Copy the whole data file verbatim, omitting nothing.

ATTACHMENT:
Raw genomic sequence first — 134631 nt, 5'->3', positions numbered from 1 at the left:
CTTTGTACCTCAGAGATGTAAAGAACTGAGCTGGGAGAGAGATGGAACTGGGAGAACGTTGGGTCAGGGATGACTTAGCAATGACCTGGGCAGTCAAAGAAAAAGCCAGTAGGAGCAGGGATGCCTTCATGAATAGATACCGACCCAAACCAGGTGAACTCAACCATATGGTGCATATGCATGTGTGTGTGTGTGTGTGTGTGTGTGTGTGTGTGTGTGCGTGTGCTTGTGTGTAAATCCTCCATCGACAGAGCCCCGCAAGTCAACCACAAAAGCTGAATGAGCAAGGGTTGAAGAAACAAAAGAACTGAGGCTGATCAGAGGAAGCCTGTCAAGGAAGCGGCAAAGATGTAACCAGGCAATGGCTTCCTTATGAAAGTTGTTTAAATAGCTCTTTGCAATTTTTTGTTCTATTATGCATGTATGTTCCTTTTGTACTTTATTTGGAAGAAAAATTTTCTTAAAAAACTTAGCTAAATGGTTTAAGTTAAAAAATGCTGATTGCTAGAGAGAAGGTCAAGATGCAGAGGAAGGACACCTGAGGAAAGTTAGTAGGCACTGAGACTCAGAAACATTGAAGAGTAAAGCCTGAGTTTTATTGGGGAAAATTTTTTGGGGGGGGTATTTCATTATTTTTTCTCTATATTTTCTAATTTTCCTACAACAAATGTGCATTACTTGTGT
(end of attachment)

Raw genomic sequence first — 134631 nt, 5'->3', positions numbered from 1 at the left:
CTTTGTACCTCAGAGATGTAAAGAACTGAGCTGGGAGAGAGATGGAACTGGGAGAACGTTGGGTCAGGGATGACTTAGCAATGACCTGGGCAGTCAAAGAAAAAGCCAGTAGGAGCAGGGATGCCTTCATGAATAGATACCGACCCAAACCAGGTGAACTCAACCATATGGTGCATATGCATGTGTGTGTGTGTGTGTGTGTGTGTGTGTGTGTGTGTGCGTGTGCTTGTGTGTAAATCCTCCATCGACAGAGCCCCGCAAGTCAACCACAAAAGCTGAATGAGCAAGGGTTGAAGAAACAAAAGAACTGAGGCTGATCAGAGGAAGCCTGTCAAGGAAGCGGCAAAGATGTAACCAGGCAATGGCTTCCTTATGAAAGTTGTTTAAATAGCTCTTTGCAATTTTTTGTTCTATTATGCATGTATGTTCCTTTTGTACTTTATTTGGAAGAAAAATTTTCTTAAAAAACTTAGCTAAATGGTTTAAGTTAAAAAATGCTGATTGCTAGAGAGAAGGTCAAGATGCAGAGGAAGGACACCTGAGGAAAGTTAGTAGGCACTGAGACTCAGAAACATTGAAGAGTAAAGCCTGAGTTTTATTGGGGAAAATTTTTTGGGGGGGGTATTTCATTATTTTTTCTCTATATTTTCTAATTTTCCTACAACAAATGTGCATTACTTGTGT